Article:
The bans on cutting timber and clearing bush for agriculture aren’t popular with local residents, many of whom see the forest as a useless waste of land. To combat this ill feeling, the Kenya Wildlife Service, National Museums of Kenya and a forest support group, the Friends of Arabuko Sokoke (wwatamu.net/foasf.html), have pioneered a number of projects to make conservation worthwhile for the community, including butterfly farming, a bee-keeping scheme in which villagers are given low-cost beehives to produce honey from forest flowers (it’s sold at the Forest Visitor Centre), and the harvesting of medicinal plants under licence.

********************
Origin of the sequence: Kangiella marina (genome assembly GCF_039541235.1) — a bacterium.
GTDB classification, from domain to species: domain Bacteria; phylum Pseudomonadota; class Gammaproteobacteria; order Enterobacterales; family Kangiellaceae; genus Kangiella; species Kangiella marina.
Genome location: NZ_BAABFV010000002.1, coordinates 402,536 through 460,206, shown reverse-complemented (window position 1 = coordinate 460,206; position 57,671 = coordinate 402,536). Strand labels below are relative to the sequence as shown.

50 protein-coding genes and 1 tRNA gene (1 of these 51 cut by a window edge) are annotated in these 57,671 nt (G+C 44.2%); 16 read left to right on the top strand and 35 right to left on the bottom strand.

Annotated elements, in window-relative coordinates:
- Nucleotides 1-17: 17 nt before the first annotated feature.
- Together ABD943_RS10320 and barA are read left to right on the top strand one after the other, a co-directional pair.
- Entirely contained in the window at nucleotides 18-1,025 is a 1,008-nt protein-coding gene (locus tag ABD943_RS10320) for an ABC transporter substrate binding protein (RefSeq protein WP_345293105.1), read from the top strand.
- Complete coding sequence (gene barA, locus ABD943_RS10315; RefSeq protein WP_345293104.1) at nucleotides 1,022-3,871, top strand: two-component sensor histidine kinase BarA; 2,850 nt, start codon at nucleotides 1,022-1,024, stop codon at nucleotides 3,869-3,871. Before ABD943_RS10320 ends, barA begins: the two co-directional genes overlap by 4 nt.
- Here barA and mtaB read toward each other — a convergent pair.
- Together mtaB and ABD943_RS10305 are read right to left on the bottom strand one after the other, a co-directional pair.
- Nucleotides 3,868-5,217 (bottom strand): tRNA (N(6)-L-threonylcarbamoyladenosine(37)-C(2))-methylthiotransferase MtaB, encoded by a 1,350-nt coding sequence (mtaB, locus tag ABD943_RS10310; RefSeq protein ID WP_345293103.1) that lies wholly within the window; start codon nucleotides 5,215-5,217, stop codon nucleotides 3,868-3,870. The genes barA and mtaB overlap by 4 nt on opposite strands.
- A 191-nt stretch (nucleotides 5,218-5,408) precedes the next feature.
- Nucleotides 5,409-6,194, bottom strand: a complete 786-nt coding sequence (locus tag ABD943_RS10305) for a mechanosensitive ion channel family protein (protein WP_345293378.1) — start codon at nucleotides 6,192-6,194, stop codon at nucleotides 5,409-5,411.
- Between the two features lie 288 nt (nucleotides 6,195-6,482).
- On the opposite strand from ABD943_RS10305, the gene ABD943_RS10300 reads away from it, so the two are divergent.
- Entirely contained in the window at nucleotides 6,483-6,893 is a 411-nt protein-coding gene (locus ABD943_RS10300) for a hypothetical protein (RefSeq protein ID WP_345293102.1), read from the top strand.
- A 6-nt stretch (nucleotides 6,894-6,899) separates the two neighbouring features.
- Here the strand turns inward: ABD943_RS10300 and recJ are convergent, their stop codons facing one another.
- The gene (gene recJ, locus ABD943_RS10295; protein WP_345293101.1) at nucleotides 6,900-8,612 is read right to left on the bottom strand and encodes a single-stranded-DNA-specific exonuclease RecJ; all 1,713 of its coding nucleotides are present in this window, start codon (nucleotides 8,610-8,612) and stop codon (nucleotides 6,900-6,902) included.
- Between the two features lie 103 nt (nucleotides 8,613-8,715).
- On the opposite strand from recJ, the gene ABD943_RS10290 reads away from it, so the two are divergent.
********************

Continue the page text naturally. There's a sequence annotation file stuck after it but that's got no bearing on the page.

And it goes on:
The cashew trees lining both sides of the road north of Kilifi soon give way to tracts of jungle where monkeys scatter across the road and hornbills plunge into the cover of the trees. This is the Arabuko Sokoke National Park, the largest patch of indigenous coastal forest in East Africa. At one time it would have covered most of the coastal hinterland behind the shoreline settlements, part of an ancient forest belt stretching from Mozambique to Somalia. There are some 400 square kilometres to explore here, though you’ll need a vehicle, or a few days for some walking. A tiny part of the area (six square kilometres in the far north) was declared a national park in 1991.